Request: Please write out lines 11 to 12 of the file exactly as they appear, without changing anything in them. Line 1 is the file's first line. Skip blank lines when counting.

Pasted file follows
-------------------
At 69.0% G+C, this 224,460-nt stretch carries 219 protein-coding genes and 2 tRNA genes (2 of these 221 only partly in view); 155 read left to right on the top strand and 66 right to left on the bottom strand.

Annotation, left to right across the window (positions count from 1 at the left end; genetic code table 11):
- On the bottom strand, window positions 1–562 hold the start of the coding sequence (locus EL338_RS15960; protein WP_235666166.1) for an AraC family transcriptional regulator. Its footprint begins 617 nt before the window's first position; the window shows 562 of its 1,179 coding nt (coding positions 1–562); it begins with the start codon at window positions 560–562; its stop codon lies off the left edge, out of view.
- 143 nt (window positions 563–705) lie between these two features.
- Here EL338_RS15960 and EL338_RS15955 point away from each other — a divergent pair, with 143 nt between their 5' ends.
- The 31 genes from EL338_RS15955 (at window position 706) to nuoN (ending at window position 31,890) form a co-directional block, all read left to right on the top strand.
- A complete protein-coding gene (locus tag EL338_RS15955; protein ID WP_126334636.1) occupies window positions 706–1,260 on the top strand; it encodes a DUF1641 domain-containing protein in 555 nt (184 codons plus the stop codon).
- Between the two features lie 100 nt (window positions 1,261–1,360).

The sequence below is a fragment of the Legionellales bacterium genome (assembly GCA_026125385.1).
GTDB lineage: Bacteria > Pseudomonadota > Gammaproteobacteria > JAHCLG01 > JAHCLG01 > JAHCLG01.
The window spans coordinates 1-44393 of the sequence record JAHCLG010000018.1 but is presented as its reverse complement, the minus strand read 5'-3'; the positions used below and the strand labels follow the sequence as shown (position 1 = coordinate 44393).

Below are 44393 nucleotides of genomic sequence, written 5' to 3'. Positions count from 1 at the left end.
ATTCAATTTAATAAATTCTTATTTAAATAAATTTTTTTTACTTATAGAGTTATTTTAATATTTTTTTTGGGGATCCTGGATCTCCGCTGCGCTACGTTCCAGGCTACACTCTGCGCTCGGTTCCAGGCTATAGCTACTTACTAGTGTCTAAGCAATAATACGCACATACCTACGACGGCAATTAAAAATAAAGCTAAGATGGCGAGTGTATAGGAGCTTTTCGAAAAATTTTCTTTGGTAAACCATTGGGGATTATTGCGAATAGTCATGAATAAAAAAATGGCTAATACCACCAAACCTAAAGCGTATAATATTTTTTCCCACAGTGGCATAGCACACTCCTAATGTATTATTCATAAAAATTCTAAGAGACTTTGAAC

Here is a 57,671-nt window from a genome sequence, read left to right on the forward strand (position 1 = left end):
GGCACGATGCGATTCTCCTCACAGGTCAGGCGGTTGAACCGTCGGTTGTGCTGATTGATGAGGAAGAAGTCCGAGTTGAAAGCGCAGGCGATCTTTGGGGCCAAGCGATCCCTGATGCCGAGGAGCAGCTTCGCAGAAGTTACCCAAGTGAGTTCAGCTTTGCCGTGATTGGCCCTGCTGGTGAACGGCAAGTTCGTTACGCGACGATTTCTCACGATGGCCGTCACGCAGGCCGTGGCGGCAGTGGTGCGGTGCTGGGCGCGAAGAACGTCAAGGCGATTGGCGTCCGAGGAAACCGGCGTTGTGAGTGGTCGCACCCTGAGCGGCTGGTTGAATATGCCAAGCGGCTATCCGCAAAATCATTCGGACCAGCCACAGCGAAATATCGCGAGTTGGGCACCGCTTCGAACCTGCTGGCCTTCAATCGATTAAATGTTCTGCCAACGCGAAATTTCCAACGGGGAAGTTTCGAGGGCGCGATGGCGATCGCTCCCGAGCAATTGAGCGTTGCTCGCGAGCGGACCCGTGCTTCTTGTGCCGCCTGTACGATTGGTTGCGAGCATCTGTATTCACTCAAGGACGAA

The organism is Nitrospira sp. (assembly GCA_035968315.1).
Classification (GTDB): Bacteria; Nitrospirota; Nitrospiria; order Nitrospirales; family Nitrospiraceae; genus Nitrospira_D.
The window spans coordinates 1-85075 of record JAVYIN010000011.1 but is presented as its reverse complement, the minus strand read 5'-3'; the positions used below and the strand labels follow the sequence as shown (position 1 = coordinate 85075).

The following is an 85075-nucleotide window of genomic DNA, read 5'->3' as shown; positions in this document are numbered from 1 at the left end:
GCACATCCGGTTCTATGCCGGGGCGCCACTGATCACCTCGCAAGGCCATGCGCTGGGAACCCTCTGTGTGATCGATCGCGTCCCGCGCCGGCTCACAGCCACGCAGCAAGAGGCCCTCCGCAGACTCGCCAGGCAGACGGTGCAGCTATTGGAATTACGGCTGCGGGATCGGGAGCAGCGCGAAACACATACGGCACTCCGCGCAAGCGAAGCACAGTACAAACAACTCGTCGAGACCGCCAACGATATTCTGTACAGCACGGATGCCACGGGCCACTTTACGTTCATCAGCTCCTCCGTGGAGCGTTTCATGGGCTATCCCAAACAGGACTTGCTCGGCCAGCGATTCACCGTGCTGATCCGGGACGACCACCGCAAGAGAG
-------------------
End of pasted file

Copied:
The window spans coordinates 1-44393 of the sequence record JAHCLG010000018.1 but is presented as its reverse complement, the minus strand read 5'-3'; the positions used below and the strand labels follow the sequence as shown (position 1 = coordinate 44393).

Below are 44393 nucleotides of genomic sequence, written 5' to 3'. Positions count from 1 at the left end.